Immediately after picking him up at the airport, I took my father by Stockholm's best market
in order to find ingredients for our dinner. We ended up purchasing a gorgeous, 4 pound, wild turbot and one of the first Swedish-caught spring mackerels. Picked up some Gotlandish (Gotland being one of Sweden's Baltic islands) asparagus and some of this year's first new potatoes.
I filleted the perfectly fresh mackerel and seasoned the fillets with salt, peppar, lemon zest and dill.
After a few hours' cure, the fillets were hot-smoked with cherry and lump charcoal.
The hot fillets were then placed on a piece of hard rye bread and topped with soft-boiled egg slices, Swedish Västerbottens cheese (aged, cow milk cheese from Northern Sweden with a sharp, nutty flavor), chopped chives and dill, sour cream and salt/peppar. Along with a cold lager, these sandwiches made for an excellent appetizer.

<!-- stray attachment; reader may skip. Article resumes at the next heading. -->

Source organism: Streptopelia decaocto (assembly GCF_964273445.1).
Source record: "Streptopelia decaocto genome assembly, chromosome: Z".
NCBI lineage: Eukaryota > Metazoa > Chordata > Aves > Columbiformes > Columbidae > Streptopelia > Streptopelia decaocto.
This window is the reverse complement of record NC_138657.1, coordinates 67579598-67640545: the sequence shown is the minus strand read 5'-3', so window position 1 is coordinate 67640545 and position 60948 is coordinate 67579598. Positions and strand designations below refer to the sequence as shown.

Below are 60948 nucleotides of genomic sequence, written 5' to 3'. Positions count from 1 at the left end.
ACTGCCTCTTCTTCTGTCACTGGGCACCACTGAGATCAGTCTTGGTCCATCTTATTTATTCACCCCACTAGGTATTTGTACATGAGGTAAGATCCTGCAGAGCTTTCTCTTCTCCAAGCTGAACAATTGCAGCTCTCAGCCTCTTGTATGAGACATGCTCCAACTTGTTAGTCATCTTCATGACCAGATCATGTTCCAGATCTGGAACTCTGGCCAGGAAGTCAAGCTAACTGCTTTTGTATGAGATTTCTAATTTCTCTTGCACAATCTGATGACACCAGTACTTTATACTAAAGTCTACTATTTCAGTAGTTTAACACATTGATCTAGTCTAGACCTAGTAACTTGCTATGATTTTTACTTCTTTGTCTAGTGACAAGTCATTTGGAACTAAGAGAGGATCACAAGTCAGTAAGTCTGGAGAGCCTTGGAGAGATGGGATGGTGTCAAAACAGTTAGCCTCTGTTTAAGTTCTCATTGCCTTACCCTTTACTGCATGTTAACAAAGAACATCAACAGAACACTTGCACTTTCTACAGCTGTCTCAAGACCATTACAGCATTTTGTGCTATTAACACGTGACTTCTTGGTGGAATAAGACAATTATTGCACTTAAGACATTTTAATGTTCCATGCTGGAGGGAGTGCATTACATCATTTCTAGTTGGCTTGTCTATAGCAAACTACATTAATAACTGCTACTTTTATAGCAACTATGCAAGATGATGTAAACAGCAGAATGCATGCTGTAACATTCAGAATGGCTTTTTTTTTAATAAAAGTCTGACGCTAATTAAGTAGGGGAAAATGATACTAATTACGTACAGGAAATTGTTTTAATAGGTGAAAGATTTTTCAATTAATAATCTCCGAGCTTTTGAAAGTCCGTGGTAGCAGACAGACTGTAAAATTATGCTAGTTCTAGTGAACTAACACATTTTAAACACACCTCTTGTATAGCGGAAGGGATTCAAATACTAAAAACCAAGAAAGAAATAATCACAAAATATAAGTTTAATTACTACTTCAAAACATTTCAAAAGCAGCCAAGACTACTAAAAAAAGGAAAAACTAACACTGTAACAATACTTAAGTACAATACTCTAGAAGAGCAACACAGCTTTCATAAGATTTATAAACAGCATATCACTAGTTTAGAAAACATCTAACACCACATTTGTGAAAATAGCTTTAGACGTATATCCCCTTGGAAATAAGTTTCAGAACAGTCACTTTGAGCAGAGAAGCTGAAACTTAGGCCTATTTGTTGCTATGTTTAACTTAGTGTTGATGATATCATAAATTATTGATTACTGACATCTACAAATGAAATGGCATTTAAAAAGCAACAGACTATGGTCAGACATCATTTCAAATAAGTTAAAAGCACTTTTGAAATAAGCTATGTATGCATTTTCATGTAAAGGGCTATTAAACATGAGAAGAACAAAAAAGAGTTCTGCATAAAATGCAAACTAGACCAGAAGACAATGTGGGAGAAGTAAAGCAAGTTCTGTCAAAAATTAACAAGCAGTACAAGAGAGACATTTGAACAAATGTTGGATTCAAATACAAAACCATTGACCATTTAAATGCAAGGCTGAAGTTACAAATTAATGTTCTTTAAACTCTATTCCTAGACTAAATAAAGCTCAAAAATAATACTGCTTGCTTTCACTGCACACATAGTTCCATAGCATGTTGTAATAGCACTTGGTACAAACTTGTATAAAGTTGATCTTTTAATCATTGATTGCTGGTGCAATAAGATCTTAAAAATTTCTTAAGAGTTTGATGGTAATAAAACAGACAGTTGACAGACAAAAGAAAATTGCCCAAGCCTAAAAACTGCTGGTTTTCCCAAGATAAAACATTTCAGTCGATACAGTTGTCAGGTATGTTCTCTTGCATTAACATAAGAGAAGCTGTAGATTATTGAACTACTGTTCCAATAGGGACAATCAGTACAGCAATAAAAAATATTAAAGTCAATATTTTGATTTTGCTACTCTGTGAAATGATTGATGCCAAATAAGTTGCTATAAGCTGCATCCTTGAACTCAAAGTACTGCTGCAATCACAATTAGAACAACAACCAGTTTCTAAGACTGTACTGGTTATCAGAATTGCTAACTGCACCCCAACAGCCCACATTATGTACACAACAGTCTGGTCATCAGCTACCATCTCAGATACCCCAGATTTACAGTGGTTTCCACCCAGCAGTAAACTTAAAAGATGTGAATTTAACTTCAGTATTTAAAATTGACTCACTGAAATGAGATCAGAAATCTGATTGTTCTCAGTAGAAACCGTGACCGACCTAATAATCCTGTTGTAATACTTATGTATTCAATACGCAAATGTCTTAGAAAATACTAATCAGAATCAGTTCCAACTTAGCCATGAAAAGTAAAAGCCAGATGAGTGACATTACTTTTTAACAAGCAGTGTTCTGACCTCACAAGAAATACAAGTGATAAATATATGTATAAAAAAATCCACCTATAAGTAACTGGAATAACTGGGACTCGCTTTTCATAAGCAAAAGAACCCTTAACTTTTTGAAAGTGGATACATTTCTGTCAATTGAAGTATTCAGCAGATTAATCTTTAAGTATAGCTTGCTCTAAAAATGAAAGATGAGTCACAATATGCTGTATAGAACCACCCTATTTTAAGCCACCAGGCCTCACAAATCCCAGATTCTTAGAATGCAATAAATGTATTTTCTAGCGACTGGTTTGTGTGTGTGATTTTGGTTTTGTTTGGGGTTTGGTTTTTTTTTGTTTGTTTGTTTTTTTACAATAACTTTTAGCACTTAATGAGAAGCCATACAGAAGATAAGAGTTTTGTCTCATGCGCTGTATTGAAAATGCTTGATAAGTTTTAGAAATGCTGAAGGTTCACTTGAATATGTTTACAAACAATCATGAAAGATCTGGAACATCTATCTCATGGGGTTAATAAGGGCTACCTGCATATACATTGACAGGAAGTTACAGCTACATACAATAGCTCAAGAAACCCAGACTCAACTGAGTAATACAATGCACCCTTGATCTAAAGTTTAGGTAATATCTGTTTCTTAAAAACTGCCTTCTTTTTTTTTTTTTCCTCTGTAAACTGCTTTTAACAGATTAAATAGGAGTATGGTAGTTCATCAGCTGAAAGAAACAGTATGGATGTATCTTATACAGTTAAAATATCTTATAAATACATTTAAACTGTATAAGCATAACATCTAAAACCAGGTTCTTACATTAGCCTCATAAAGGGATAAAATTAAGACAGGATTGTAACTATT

The turbot was slowly baked in a 200 degree F oven for an hour and 20 minutes. The slow baking enhances the gelatinous nature that a wild turbot of this size has. Upon serving (with the boiled potatoes, the blanched asparagus, some new, spring cabbage sauted with pancetta and browned butter poured over freshly grated horseradish), I discovered that the turbot was bursting with roe. While I would never keep a fish I personally caught during its spawning season, the damage was already done for this one. And, despite my ethical concerns, I quickly discovered why turbot roe is considered a delicacy; tasting strongly (but pleasantly) of turbot but with a buttery and delicately grainy texture, it was extravagant.
In fact, with evening temperatures in the mid-60's, the dinner's wonderful ingredients and company, a glass of Chablis Premier Cru Montée de Tonnerre and the scent of lilacs and honeysuckle heavily in the air, the entire evening was extravagant on many, wonderful levels.